I am sorry to use this word, but the stupidity of this line of thinking whereby the only reason that anybody becomes part of a religious tradition is about something other than propositional truth  finds one apotheosis in the fact that there is no community to which human beings can belong where this is not applicable – therefore it is just as possible that some people have become atheists because the first community that they felt that they could be part of espoused atheism. But I hope that somebody reading this is mentally switched-on enough to understand that there is a difference between calling a line of argument ‘stupid’ and a person ‘stupid’. Neither Alom Shaha nor his formerly-Christian schoolfriend were or are stupid – but some of the Muslims I know who have really taken comfort and found solace in the beliefs and practices of Islam as they understand it have their doubts and uncertainties at times, but they have understood that being Muslim means nothing if it has made no genuine difference to the reality of who they want to be as people who are worth knowing. I cannot speak beyond a certain level as to the niceties of Islamic theology, but I can certainly say from a Christian theological viewpoint that the reality of being a Christian means that I am not the judge of people who choose to ‘wear’ Christianity (if that were even possible) as some sort of label, but I am called to decide whether or not that is the type and concept of Christianity that I would affirm.

Another concept routinely misunderstood by Christians many of whom (like Shaha’s schoolfriend) have been socialised into Christian communities rather than patiently and genuinely being taught how to think through the faith for oneself comes from Immanuel Kant (yes, I did indeed say that he was racist and this brings us to another ‘rub’: if Hitler had said that grass is green, that would be true despite his being one of the most evil people history has recorded; ad hominem arguments attack the integrity and personhood of the person making the argument rather than the argument itself and are understood by some philosophers to be significant ethical failures rather than merely extremely bad arguments) who got a lot of things right (one reason why we are still talking about his ideas 200 years later and counting). Kant argued that in a coherent system of thought, ethics had to come before religion. So conservative Christians – many of whom are indeed the kind of anti-intellectual that Alom Shaha has been lampooning in his book (and I have been agreeing with him) see this as undermining the authority of Scripture – itself just the kind of thing philosophers do as far as they are concerned – and so they lambast this Kantian position.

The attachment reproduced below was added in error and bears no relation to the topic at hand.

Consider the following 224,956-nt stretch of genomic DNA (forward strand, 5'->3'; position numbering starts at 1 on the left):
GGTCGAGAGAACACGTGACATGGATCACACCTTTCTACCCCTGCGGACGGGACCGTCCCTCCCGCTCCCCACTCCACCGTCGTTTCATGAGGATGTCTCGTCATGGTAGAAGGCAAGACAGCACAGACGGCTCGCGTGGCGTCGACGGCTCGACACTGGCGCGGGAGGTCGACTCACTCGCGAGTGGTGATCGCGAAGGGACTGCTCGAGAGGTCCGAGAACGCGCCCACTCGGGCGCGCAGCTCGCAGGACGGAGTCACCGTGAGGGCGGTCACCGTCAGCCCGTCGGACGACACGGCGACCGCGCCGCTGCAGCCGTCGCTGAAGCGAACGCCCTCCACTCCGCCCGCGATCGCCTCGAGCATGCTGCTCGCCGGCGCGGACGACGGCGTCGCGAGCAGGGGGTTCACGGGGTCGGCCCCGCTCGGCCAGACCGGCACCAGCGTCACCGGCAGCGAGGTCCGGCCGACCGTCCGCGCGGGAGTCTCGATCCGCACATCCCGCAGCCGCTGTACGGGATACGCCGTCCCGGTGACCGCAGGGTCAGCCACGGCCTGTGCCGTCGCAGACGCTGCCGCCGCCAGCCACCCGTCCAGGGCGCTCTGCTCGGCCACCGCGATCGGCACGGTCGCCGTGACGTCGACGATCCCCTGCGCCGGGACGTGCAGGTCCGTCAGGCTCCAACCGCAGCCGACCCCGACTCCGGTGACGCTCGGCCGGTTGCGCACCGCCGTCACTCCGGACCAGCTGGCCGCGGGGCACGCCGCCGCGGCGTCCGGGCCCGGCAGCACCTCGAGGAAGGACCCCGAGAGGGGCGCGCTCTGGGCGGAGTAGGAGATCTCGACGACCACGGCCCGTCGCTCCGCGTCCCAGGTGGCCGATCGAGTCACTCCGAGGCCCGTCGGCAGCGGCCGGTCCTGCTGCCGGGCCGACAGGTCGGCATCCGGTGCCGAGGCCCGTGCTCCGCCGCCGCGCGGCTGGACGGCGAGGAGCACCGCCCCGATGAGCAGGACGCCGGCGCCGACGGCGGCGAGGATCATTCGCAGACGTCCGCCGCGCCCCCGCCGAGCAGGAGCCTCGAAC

But this is a significant failure of thought on the part of any Bible-believing Christian. God may be sovereign, but Jesus died so that everybody has the right to make whatever decisions they make. Again, there is no scope for a robust discussion of ethics, theological ethics and other cognate disciplines which raise technical concepts such as ‘divine command theory’ (DCT) et cetera BUT: if there is no ethical framework prior to religious belief, there are no grounds for making a sentient choice to live by the code of any religion. Why would one choose to be a Christian if one did not feel that the ethical norms and values of Christianity were those that matter most?!

And so to the terrible irony that my defence of Alom Shaha’s right to be a Bangladeshi who is not a Muslim and who should not ever be called a coconut is precisely because of my Christian views which hold that a person is free to make whatever decisions they choose about what they want to believe and how they want to live. But this does not extend to changing one’s race and ethnicity. If I have to bleach my skin like Michael Jackson when other black people cannot afford the technology to do that, then is any black person supposed to be changing their skin colour when not every black person can access such technology? That means that we are not okay in our ethnicity/ies and this is exactly how racism – and associate behaviours/attitudes such as colourism – get started. [Yes, this needs more argumentation, but hopefully you get the point for now.]